Reviewing - How are we doing and are we there yet?
By monitoring and managing performance, consulting with our partners and
service users, and benchmarking against other providers, we can assess our
progress towards achieving our ambitions and learn from the good practice
Revising - What do we do next?
It is important that our services evolve to meet the needs of our residents.
Having reviewed our performance we may need to change what we are doing
or revise our ambitions and objectives so that we can continuously improve as
To maximise the cycle’s effectiveness we have an agreed timetable for
the process which takes into account both performance and financial
considerations. This timetable enables councillors to agree priorities
and allocate resources based on community views and needs, and accurate
performance information. These priorities are translated into planned
outcomes and performance targets to make sure that the right things
Part three -
How we go about doing it - taking responsibility
A performance culture
Everyone contributes to improving Merton by working within and using the
performance management framework. This ensures that measurable activities
at individual, team and service level translate into outcomes and effects on
Individuals: Services units Departments: The council: Meeting our Achieving our
and teams: corporate priority to: strategic objective
(objectives, set during (targets from Divisional/ (targets from Departmental (Business plan of :
annual appraisals Team plans) service plans) outcome)
Empty litterbins in our Monitor a sample of Increase the Creates a better local Improve the quality of Sustainable
parks at least once parks to check that percentage of sites environment, working the public realm for Communities
a day (Monday-Friday) we are keeping surveyed with little with local communities residents of and
them clean or no litter visitors to Merton
Introduce a enchanced Engage all schools Increase the percentage Reduces childhood Promote healthy Healthier
assessment criteria in the Healthy of schools achieving obesity and increases life styles and choices Communities
to move schools Schools programme Healthy schools award levels of physical
forward in their fitness in Merton
of the Healthy
Deciding what to measure and setting targets
Performance measures and indicators describe how well a service is performing
against its objectives. Targets are defined levels of performance for a particular
performance measure or indicator. Setting targets is an important discipline and
should involve all the appropriate stakeholders, including members, partners
and staff. More information and guidance on measuring performance and
setting targets is available on the intranet.
Having set targets it is important that we report progress against these in a timely
and accurate way. The key to accurate reporting is good data quality. The council
adopted a data quality strategy in 2006 which outlines the principles
and standards of data quality expected by the council.
Roles and responsibilities - Who does what
All staff have a responsibility to deliver the tasks that have been agreed in their
appraisal and understand how their work contributes to team, departmental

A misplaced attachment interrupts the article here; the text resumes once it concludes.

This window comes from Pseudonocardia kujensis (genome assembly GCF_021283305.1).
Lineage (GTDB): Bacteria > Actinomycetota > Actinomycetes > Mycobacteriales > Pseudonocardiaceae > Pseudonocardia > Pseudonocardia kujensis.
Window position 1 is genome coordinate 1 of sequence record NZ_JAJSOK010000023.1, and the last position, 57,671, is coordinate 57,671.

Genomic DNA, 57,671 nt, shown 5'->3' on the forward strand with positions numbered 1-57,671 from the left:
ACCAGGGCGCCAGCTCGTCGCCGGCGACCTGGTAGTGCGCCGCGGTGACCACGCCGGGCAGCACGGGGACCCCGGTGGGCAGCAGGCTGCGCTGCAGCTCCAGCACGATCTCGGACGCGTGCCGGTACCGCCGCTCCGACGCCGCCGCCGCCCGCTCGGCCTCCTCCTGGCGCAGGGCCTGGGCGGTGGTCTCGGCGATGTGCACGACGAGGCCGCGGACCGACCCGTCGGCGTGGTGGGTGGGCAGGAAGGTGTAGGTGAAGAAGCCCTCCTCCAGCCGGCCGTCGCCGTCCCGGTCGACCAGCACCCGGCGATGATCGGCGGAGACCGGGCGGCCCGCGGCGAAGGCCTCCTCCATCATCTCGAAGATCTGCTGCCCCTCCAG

and council goals.
All service units should meet regularly to share information, review progress of
their divisional and team plans, develop ideas, identify areas for the next plan
and agree the way forward on a variety of team and work issues. Service unit
managers attend quarterly performance boards for their division.
Heads of service
Heads of service are responsible for overseeing the performance of service
units within their remit.
Departmental Management Teams (DMTs)
DMTs develop and deliver their departmental plan, incorporating targets from
other plans and strategies as appropriate. They monitor their departments’
performance information and are responsible for taking action to deal
with under performance.
Each director is responsible for the performance of a department.
They make sure that departmental plans are monitored at least every three
months and regularly provide progress reports to the appropriate cabinet
Corporate Management Team (CMT)
CMT reviews performance monthly and it can ask DMTs to review areas of
concern and agree management action to address under performance.
Cabinet and Overview and Scrutiny
Ultimately, councillors are responsible for setting the direction of the council. All
councillors can review monthly performance information via the dashboard, and
cabinet members have challenge sessions every two months with the cabinet
member for performance. Overview and scrutiny panels have regular performance
monitoring task groups to examine performance data, detect trends and identify
key areas of concern.
The diagram below shows how the data we collect feeds though the system to
ensure continous improvement.
meetings with Cabinet Reports
Scrutiny task groups Scrutiny panel discussions
Directors bi-monthly meetings with Chief Executive
Data Dashboard CMT
Supporting managers and staff
The Policy, Partnerships and Performance Division in the Chief
Executive’s Department co-ordinates the performance management
framework and provides guidance on how to use the framework.
Other sections can advise on individual aspects of the framework.
The main contacts are:
Performance management, data quality Suzanne Barrows (x3662)
the BVPP and the Annual Report
Community Plan Monica Wambu (x3864)
Business Plan Joanna Richards (x4161)
Service Planning Penny Collins (x3706)
Effective Merton Programme James Scott (x3983)
Appraisal policy & the workforce Steve Key (x3088)
Medium Term Financial Strategy Andy Wood (x3492)
For more information on how the performance management framework
works in departments, contact:
Chief Executive’s Suzanne Barrows (x3662)
Children, Schools and Families Michael Sutherland (x4090)
Community and Housing Hilary Di Salvo (x3676)
Corporate Services Karin Lane (x4081)
Environment and Regeneration John Stutchbury (x3151)